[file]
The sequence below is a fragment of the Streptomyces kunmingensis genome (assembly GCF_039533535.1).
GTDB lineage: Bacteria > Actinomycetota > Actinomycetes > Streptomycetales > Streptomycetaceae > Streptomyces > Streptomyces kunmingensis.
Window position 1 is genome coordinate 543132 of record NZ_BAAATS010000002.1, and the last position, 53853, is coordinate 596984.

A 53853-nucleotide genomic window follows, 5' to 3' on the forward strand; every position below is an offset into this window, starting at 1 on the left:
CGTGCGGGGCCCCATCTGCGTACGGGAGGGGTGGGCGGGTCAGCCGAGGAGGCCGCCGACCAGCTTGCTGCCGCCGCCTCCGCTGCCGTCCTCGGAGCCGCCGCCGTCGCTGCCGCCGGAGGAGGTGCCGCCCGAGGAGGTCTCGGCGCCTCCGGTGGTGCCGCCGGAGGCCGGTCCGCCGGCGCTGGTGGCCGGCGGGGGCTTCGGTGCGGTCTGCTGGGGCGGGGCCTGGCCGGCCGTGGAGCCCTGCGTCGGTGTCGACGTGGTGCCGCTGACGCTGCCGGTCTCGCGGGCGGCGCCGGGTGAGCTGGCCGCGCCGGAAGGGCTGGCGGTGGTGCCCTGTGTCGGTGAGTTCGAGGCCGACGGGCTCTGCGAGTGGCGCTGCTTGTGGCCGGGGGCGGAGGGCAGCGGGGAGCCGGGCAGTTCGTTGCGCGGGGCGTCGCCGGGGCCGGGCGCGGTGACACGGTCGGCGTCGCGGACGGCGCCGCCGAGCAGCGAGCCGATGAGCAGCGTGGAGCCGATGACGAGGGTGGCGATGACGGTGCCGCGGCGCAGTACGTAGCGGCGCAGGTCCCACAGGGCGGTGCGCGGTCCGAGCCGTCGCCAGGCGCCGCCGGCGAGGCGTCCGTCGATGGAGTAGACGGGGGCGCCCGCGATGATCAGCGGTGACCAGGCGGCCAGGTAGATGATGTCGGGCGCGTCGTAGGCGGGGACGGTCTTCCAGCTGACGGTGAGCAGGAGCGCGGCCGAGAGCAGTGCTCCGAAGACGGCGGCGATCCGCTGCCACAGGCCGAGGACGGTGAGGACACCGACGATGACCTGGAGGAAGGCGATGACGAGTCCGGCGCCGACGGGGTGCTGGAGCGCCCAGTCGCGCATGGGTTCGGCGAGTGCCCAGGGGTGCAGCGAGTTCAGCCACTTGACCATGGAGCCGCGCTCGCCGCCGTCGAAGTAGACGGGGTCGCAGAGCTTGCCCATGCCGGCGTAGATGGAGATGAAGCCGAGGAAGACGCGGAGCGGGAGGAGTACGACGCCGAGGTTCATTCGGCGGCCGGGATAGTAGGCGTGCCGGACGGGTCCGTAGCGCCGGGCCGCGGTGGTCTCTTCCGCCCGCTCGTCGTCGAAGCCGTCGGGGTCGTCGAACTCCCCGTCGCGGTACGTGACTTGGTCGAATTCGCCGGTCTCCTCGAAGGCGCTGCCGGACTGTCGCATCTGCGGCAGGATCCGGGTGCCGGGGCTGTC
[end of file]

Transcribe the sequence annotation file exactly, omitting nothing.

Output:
The sequence below is a fragment of the Streptomyces kunmingensis genome (assembly GCF_039533535.1).
GTDB lineage: Bacteria > Actinomycetota > Actinomycetes > Streptomycetales > Streptomycetaceae > Streptomyces > Streptomyces kunmingensis.
Window position 1 is genome coordinate 543132 of record NZ_BAAATS010000002.1, and the last position, 53853, is coordinate 596984.

A 53853-nucleotide genomic window follows, 5' to 3' on the forward strand; every position below is an offset into this window, starting at 1 on the left:
CGTGCGGGGCCCCATCTGCGTACGGGAGGGGTGGGCGGGTCAGCCGAGGAGGCCGCCGACCAGCTTGCTGCCGCCGCCTCCGCTGCCGTCCTCGGAGCCGCCGCCGTCGCTGCCGCCGGAGGAGGTGCCGCCCGAGGAGGTCTCGGCGCCTCCGGTGGTGCCGCCGGAGGCCGGTCCGCCGGCGCTGGTGGCCGGCGGGGGCTTCGGTGCGGTCTGCTGGGGCGGGGCCTGGCCGGCCGTGGAGCCCTGCGTCGGTGTCGACGTGGTGCCGCTGACGCTGCCGGTCTCGCGGGCGGCGCCGGGTGAGCTGGCCGCGCCGGAAGGGCTGGCGGTGGTGCCCTGTGTCGGTGAGTTCGAGGCCGACGGGCTCTGCGAGTGGCGCTGCTTGTGGCCGGGGGCGGAGGGCAGCGGGGAGCCGGGCAGTTCGTTGCGCGGGGCGTCGCCGGGGCCGGGCGCGGTGACACGGTCGGCGTCGCGGACGGCGCCGCCGAGCAGCGAGCCGATGAGCAGCGTGGAGCCGATGACGAGGGTGGCGATGACGGTGCCGCGGCGCAGTACGTAGCGGCGCAGGTCCCACAGGGCGGTGCGCGGTCCGAGCCGTCGCCAGGCGCCGCCGGCGAGGCGTCCGTCGATGGAGTAGACGGGGGCGCCCGCGATGATCAGCGGTGACCAGGCGGCCAGGTAGATGATGTCGGGCGCGTCGTAGGCGGGGACGGTCTTCCAGCTGACGGTGAGCAGGAGCGCGGCCGAGAGCAGTGCTCCGAAGACGGCGGCGATCCGCTGCCACAGGCCGAGGACGGTGAGGACACCGACGATGACCTGGAGGAAGGCGATGACGAGTCCGGCGCCGACGGGGTGCTGGAGCGCCCAGTCGCGCATGGGTTCGGCGAGTGCCCAGGGGTGCAGCGAGTTCAGCCACTTGACCATGGAGCCGCGCTCGCCGCCGTCGAAGTAGACGGGGTCGCAGAGCTTGCCCATGCCGGCGTAGATGGAGATGAAGCCGAGGAAGACGCGGAGCGGGAGGAGTACGACGCCGAGGTTCATTCGGCGGCCGGGATAGTAGGCGTGCCGGACGGGTCCGTAGCGCCGGGCCGCGGTGGTCTCTTCCGCCCGCTCGTCGTCGAAGCCGTCGGGGTCGTCGAACTCCCCGTCGCGGTACGTGACTTGGTCGAATTCGCCGGTCTCCTCGAAGGCGCTGCCGGACTGTCGCATCTGCGGCAGGATCCGGGTGCCGGGGCTGTC